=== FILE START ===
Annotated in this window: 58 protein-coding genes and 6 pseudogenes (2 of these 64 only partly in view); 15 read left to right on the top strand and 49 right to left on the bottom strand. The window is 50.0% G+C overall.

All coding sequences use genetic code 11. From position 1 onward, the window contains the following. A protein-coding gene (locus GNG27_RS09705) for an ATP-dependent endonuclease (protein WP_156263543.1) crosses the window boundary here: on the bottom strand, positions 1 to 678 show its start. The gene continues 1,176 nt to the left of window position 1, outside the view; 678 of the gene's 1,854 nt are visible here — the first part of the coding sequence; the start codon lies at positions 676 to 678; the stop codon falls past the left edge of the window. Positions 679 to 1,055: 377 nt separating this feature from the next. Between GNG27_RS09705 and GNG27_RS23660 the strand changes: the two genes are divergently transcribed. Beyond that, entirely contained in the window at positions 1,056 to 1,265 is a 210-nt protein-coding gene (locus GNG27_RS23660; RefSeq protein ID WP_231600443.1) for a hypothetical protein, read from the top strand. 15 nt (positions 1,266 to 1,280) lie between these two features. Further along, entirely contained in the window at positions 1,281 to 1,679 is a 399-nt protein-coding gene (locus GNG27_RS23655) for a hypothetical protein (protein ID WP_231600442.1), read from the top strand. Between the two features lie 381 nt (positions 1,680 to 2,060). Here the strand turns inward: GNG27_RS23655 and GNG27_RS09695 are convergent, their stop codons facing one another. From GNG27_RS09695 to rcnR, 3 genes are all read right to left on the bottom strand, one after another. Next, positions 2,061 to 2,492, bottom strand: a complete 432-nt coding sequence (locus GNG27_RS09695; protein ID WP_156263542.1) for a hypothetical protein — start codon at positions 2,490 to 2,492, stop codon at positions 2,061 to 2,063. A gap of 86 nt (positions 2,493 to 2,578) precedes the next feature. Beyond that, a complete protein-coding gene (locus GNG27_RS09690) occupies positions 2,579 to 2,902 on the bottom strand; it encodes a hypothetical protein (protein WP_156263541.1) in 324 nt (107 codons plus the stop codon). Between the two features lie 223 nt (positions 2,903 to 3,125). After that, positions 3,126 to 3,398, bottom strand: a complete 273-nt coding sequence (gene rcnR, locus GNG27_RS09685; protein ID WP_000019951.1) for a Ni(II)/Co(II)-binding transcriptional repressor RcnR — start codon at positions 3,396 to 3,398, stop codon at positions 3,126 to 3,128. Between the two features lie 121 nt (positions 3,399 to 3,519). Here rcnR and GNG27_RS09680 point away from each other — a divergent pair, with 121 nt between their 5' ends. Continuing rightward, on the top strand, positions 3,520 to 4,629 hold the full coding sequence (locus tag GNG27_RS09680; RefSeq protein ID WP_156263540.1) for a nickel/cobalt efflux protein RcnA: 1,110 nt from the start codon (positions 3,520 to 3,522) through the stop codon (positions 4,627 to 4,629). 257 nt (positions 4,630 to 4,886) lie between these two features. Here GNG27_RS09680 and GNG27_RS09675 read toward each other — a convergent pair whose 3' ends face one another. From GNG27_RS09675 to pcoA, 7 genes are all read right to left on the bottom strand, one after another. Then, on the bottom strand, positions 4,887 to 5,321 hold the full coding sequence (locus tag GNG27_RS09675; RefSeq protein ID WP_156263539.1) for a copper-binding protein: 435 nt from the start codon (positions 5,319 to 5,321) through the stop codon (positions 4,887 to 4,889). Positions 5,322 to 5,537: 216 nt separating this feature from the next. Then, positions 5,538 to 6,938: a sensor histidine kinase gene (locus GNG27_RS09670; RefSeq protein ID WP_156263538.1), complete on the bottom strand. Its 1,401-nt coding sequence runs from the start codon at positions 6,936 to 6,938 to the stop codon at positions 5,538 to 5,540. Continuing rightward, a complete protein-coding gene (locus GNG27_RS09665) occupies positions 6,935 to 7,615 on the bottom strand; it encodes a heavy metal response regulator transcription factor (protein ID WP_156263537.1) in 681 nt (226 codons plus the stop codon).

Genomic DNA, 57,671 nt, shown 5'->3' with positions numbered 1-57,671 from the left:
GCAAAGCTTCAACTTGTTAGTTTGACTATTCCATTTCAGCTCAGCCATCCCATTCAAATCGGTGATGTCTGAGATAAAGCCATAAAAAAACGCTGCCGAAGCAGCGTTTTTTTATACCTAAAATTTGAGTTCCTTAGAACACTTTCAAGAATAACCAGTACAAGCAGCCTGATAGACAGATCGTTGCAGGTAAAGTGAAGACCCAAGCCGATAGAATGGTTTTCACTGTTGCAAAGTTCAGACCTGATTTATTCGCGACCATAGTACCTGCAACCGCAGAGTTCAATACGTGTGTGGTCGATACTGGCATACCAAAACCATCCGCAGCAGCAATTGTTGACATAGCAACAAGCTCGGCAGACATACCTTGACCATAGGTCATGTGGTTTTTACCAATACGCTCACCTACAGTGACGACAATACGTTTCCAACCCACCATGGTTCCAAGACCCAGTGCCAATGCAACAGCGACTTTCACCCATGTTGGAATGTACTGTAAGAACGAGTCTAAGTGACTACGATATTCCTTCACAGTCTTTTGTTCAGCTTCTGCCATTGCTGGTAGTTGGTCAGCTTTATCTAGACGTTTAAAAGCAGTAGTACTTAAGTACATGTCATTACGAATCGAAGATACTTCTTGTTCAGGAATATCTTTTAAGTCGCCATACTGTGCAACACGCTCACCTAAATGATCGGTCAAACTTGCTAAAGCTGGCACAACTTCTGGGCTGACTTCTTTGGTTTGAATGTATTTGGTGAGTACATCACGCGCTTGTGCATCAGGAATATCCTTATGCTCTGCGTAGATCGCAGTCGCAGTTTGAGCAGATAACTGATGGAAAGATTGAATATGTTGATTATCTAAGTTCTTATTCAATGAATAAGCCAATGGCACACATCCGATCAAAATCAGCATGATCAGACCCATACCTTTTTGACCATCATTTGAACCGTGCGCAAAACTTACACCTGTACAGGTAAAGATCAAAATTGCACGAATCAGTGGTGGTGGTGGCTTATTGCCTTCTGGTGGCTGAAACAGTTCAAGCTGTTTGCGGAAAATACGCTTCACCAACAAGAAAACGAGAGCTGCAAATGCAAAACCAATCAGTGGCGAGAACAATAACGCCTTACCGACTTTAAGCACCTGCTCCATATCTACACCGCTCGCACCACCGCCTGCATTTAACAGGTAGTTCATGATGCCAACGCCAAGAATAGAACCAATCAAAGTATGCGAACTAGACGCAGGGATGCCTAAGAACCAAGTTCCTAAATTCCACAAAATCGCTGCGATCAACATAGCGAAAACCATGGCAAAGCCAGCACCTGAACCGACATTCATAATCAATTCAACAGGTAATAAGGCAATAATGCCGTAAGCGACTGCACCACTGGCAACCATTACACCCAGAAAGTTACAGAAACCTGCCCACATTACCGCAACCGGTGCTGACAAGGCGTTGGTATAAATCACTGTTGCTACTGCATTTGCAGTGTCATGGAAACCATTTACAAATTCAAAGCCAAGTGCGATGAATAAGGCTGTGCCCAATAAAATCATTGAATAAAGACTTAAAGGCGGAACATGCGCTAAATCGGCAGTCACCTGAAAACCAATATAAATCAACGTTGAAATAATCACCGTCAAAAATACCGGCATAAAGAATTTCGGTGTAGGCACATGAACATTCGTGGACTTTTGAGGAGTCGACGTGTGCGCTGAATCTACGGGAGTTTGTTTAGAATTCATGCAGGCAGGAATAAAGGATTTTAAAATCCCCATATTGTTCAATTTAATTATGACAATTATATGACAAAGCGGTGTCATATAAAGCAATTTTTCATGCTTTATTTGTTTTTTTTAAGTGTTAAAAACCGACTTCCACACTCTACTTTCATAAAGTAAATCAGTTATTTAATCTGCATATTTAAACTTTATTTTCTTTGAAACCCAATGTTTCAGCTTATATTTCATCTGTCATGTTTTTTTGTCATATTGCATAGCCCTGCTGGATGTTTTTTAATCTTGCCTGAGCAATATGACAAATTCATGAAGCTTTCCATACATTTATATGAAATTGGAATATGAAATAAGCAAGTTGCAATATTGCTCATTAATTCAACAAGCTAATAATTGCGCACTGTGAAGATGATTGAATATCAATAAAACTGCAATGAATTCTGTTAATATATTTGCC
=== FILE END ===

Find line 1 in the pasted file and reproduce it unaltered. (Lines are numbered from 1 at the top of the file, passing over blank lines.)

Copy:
Annotated in this window: 58 protein-coding genes and 6 pseudogenes (2 of these 64 only partly in view); 15 read left to right on the top strand and 49 right to left on the bottom strand. The window is 50.0% G+C overall.